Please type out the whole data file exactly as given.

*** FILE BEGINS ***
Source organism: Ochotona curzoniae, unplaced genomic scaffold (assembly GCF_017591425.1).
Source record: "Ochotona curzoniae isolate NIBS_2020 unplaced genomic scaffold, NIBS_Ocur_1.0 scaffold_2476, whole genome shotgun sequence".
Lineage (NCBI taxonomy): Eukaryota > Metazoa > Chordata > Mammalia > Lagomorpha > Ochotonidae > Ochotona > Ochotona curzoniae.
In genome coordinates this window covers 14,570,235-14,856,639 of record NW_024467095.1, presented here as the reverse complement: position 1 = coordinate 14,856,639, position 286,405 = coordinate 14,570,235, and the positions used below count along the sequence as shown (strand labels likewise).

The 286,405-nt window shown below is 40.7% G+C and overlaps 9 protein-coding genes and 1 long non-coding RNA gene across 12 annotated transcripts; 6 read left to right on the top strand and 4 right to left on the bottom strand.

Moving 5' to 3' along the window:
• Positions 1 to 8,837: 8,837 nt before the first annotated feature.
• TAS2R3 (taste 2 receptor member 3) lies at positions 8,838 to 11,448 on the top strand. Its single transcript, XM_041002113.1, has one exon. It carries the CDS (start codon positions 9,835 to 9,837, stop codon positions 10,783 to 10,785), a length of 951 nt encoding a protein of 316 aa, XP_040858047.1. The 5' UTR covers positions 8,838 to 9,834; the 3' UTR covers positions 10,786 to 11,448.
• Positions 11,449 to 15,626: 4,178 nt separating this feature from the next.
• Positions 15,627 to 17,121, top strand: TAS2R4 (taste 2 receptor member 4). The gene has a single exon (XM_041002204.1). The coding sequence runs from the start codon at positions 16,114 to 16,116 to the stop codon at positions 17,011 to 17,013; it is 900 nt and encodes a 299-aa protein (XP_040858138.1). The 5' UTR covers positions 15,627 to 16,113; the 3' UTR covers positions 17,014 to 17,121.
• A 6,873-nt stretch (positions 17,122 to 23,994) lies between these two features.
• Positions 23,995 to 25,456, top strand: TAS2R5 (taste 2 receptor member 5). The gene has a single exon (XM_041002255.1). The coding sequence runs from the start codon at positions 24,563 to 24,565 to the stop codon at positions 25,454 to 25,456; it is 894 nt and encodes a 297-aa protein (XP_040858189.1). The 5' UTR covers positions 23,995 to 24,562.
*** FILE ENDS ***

Source organism: Ochotona curzoniae, unplaced genomic scaffold (assembly GCF_017591425.1).
Source record: "Ochotona curzoniae isolate NIBS_2020 unplaced genomic scaffold, NIBS_Ocur_1.0 scaffold_2476, whole genome shotgun sequence".
Lineage (NCBI taxonomy): Eukaryota > Metazoa > Chordata > Mammalia > Lagomorpha > Ochotonidae > Ochotona > Ochotona curzoniae.
In genome coordinates this window covers 14,570,235-14,856,639 of record NW_024467095.1, presented here as the reverse complement: position 1 = coordinate 14,856,639, position 286,405 = coordinate 14,570,235, and the positions used below count along the sequence as shown (strand labels likewise).

The 286,405-nt window shown below is 40.7% G+C and overlaps 9 protein-coding genes and 1 long non-coding RNA gene across 12 annotated transcripts; 6 read left to right on the top strand and 4 right to left on the bottom strand.

Moving 5' to 3' along the window:
• Positions 1 to 8,837: 8,837 nt before the first annotated feature.
• TAS2R3 (taste 2 receptor member 3) lies at positions 8,838 to 11,448 on the top strand. Its single transcript, XM_041002113.1, has one exon. It carries the CDS (start codon positions 9,835 to 9,837, stop codon positions 10,783 to 10,785), a length of 951 nt encoding a protein of 316 aa, XP_040858047.1. The 5' UTR covers positions 8,838 to 9,834; the 3' UTR covers positions 10,786 to 11,448.
• Positions 11,449 to 15,626: 4,178 nt separating this feature from the next.
• Positions 15,627 to 17,121, top strand: TAS2R4 (taste 2 receptor member 4). The gene has a single exon (XM_041002204.1). The coding sequence runs from the start codon at positions 16,114 to 16,116 to the stop codon at positions 17,011 to 17,013; it is 900 nt and encodes a 299-aa protein (XP_040858138.1). The 5' UTR covers positions 15,627 to 16,113; the 3' UTR covers positions 17,014 to 17,121.
• A 6,873-nt stretch (positions 17,122 to 23,994) lies between these two features.
• Positions 23,995 to 25,456, top strand: TAS2R5 (taste 2 receptor member 5). The gene has a single exon (XM_041002255.1). The coding sequence runs from the start codon at positions 24,563 to 24,565 to the stop codon at positions 25,454 to 25,456; it is 894 nt and encodes a 297-aa protein (XP_040858189.1). The 5' UTR covers positions 23,995 to 24,562.